Essays & Articles

Figure (Listening)

Existing in the middle ground between abstraction and figuration, James Ross’s pastel drawings play host to a range of organic forms.

Artist-in-residence at Victoria College’s Prahran Faculty of Art and Design during 1984, the Elam-trained artist created a series of pastel drawings on paper while in Melbourne. Closely allied to his paintings of the period, they each contain a central ambiguous figural shape that is both an entity and an agent. This figure is meant to be both allusive and elusive, as the artist explains.

“My paintings have connotations of what the viewer can innately recognise as ‘figural’, yet they are also cognisant of the evolutionary language of painting itself. The language of painting as it affects my work includes notions of colour as poetic entity; drawings as buried, figural mark; shape as colour-space – all towards an archetypal, totemic end.”

As in the 1947 painting of The Listener by Colin McCahon, who was Ross’s teacher at Elam, the central motif in this work is reminiscent of a human head, turned away from the viewer, in lost profile. Surrounding blue and pink aural imagery – ear shapes or echoes rippling out – evoke the active listening of the title. References to the musicians of Greek mythology, Orpheus and Eurydice, are made in other works by the artist from this period, and the imagery here is suggestive of Echo’s unrequited love for Narcissus, who was transfixed by his own reflection.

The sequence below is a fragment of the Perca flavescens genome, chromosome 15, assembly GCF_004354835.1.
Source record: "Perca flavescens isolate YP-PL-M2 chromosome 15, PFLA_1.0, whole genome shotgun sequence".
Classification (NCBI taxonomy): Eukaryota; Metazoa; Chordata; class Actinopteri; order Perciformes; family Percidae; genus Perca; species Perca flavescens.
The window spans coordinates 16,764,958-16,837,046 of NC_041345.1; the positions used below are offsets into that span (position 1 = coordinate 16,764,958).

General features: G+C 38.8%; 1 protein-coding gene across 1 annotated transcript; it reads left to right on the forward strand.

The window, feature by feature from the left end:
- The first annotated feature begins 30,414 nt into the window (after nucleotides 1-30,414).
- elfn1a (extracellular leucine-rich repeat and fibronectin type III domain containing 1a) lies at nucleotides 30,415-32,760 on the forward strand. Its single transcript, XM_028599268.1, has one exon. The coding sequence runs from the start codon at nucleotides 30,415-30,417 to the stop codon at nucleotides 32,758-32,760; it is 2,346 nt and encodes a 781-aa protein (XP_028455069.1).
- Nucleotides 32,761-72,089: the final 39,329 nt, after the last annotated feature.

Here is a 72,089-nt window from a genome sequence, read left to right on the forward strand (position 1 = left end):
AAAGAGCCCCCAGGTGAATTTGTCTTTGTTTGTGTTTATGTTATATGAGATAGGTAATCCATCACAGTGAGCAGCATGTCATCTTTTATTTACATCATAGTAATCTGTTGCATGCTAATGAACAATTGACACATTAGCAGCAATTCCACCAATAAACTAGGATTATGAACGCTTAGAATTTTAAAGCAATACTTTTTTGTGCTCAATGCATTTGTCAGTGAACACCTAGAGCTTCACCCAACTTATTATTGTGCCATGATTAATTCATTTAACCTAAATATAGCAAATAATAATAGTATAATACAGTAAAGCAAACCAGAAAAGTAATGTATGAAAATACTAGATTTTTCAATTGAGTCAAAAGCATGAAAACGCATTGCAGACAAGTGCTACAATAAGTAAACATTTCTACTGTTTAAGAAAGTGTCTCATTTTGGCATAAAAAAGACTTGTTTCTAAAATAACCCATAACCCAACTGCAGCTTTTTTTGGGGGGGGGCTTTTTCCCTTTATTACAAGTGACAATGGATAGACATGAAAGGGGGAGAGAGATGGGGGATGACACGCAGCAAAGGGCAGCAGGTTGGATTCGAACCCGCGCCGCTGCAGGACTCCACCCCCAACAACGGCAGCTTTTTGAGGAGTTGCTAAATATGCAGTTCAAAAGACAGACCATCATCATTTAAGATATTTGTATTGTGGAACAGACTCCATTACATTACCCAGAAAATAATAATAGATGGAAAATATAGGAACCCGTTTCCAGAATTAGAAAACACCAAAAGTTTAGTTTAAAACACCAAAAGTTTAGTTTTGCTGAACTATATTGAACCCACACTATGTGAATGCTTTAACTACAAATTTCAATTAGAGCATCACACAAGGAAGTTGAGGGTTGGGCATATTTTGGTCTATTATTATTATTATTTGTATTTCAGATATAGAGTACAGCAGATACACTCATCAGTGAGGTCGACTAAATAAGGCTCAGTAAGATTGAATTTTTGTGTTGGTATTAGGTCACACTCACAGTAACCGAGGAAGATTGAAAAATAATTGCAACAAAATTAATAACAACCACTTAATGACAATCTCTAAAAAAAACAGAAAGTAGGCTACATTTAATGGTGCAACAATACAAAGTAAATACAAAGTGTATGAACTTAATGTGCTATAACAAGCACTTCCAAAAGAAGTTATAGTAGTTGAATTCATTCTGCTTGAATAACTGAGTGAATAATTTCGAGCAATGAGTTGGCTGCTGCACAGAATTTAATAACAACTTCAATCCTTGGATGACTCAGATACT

Along with this intertextuality and negotiation of a third “formless” area between the traditional oppositions of form and content, there is also great pleasure taken in materials. The paper has been sealed with a primer of brilliant white gesso – chalky pigment mixed with glue – over which the intensely coloured lines left by the oil pastel glide or are softened into whispery smudges. "The Red Studio", a survey of James Ross’s work over the last 25 years through the chromatic constant of red, is currently on show at the Gus Fisher Gallery



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